Some of the folks in the party noticed that there was space in the granite bench to our left and there were some patches of flat ground – though not very much. It was a good thing that all of us had dome tents, but we’d have to be a little selective about where we would put our stakes in the ground.
The spot was also quite exposed to the sun as there was only a small bit of shade where we would decide to put our “kitchen” stuff.
I think what sealed the deal about us stopping here was that we felt pretty frequent wind gusts that might’ve been coming from the mountain passes further up from us. That meant the mozzies wouldn’t be as bothersome as long as the air was moving.
And so it was. We unslung our heavy packs and called it a day. We were still probably at least 2 miles from Topsy Turvy Lake, but at this point, we were all exhausted and were ready to stop.
So at 1:45pm, we started pitching our tents.
The altitude was taking its toll even as we were setting up camp because each time we would bend down and then stand up again, it was almost as if the blood didn’t get to our heads fast enough to overcome the thin air. So that meant headaches and fast breathing.
It was times like these when Ed would openly question, “Why are we doing this again?”
Of course it was a rhetorical question since he had been on many more high country backpacking trips than I have. But I definitely wondered about that question myself as my body kept telling me it didn’t want to be here.
Once our tents were up, we used rocks pinning down guy lines and stakes. It seemed like they were strong enough to resist being blown away by the gusts that would come from time to time. Of course when the gusts stopped, the army of mosquitoes were out in full force. Ugh!
Eventually at around 2:30pm, I just had to retreat to my very hot tent and just stop moving. So after blowing up my Thermarest and getting my sleeping bag all set up, I laid above the bag and just let the serenity take over.
Cindy and Ed were conversing amongst themselves while Matt, Dymph, and Karen were playing cards.
It wasn’t until about 4:40pm when the activity would pick up again. There was no more hiking, and besides, even making the quick trip down to the creek below made my head hurt. But we were down there braving the nasty mosquitoes while pumping water. Meanwhile, Matt was proudly showing off and using his Sterapen, which was supposed to use battery power to zap the microbes in the water thereby sterilizing it – 1 liter at a time.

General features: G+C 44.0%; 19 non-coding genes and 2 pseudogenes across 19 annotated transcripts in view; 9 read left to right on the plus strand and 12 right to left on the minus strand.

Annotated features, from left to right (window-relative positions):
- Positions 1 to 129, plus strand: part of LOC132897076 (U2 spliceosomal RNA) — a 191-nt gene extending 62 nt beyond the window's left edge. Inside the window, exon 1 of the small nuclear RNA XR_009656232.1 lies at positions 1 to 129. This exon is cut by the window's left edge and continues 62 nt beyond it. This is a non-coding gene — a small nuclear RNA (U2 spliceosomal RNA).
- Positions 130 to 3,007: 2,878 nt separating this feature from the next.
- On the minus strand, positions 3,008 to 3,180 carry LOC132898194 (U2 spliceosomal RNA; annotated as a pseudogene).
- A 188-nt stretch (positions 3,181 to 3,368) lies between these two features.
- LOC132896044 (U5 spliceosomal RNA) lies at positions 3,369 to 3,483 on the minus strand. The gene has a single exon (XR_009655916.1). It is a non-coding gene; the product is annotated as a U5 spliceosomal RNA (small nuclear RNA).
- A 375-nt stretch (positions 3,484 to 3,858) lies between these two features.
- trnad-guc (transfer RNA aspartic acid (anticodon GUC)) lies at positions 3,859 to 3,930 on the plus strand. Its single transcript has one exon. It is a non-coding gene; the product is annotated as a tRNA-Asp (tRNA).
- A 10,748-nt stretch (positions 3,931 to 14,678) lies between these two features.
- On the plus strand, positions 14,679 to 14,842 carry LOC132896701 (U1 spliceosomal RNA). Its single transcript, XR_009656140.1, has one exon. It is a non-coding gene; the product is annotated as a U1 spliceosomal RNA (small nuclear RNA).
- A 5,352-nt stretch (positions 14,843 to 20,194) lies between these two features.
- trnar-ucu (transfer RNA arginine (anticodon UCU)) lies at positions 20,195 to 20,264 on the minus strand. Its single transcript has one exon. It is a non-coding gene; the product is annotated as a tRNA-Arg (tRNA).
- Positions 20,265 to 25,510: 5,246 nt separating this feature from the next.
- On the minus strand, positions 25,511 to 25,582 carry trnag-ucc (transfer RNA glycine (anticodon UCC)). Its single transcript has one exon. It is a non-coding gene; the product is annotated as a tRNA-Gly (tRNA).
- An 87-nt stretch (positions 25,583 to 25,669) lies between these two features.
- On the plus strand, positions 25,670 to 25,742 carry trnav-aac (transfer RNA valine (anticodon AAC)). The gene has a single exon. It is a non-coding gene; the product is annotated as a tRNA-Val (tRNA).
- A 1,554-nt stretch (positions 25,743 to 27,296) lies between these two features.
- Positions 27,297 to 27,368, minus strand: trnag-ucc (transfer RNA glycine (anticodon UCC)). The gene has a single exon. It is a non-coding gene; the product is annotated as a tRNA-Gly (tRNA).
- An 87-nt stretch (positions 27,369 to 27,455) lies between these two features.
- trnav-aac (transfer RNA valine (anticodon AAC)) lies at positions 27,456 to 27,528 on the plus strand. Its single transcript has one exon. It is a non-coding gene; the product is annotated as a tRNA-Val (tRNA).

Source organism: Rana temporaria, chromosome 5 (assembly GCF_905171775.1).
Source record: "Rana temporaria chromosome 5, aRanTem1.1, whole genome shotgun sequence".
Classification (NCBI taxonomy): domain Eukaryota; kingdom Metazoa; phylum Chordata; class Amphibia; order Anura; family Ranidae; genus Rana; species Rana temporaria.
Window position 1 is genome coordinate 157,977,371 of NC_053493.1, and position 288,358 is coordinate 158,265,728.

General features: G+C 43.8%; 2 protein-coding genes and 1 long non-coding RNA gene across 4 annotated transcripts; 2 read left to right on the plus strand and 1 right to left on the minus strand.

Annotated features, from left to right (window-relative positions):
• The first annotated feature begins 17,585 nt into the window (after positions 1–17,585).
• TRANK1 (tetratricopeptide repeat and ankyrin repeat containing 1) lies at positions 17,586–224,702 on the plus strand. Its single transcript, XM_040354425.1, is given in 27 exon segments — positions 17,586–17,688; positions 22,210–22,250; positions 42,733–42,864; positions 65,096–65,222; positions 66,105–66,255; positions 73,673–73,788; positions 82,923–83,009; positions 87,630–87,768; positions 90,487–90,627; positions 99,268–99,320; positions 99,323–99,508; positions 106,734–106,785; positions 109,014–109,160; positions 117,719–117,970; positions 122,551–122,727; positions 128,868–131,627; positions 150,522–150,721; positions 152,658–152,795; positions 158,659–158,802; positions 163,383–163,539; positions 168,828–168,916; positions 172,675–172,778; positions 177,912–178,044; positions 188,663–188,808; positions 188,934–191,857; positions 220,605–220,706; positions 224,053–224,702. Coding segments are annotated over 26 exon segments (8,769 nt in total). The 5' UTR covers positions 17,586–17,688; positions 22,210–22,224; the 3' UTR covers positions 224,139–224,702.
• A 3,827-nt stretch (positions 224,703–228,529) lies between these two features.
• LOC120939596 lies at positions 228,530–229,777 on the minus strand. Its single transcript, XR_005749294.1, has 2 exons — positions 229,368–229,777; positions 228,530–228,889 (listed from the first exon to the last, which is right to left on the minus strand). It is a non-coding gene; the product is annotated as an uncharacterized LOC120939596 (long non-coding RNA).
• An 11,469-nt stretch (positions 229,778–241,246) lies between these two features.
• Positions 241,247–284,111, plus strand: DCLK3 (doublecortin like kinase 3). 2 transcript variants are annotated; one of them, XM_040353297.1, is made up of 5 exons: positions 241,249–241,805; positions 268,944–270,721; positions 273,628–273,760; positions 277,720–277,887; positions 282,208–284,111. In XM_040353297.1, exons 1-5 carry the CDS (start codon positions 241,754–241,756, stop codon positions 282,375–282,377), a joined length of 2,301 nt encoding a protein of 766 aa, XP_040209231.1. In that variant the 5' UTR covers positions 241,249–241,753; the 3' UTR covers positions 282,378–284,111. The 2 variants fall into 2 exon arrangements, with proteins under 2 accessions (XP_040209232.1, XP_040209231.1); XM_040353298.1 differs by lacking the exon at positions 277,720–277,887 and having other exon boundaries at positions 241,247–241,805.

Once we did all that, we headed back up to our camp area where we enjoyed an early dinner while battling the usual sunset mosquitoes.
Matt, Dymph, and Karen were having a pasta and chicken dinner. Meanwhile, Cindy, Ed, and I were boiling water and heating up packaged Indian food. The hot foods really hit the spot, and like I said earlier, Cindy and Ed really did have backcountry dining down to a science.
Once the dinner was done, we washed my cookware as best we could given the swarming mosquitoes, and then we tended to our hygiene.
I was still a bit gassy and definitely did my share of farting. Fortunately, it still hadn’t degenerated into diarrhea yet, but it was always on the back of my mind. I definitely didn’t want to use up Ed’s biodegradable toilet paper like last time.
And that was when Matt offered up the first explanation that I had heard that might explain why we get so gassy on these trips.
He said that when we go on an airplane and we look at what happens to an unopened bag of chips or a soda can, we see that the packaging tended to bulge. So the air inherent in the package expanded in the high altitude due to the thin air (less force pushing into the bag). Perhaps the same thing was happening in our bowels.
I guess that was Matt displaying his chemical engineering background before being an elected city official. At least I could assure myself that my symptoms had nothing to do with giardia or excess fiber in the foods we ate.
By 7:30pm, we were all settled in our tents. My stomach was still gassy and I still had to make a couple of trips to the “toilet” before I finally dozed off. I didn’t see any late afternoon alpenglow, but I was so tired and the mozzies were so unrelenting that I didn’t really care to go for any more pictures.
While all this was going on, Matt, Dymph, and Karen went for a walk around Dingleberry Lake just to check out the area.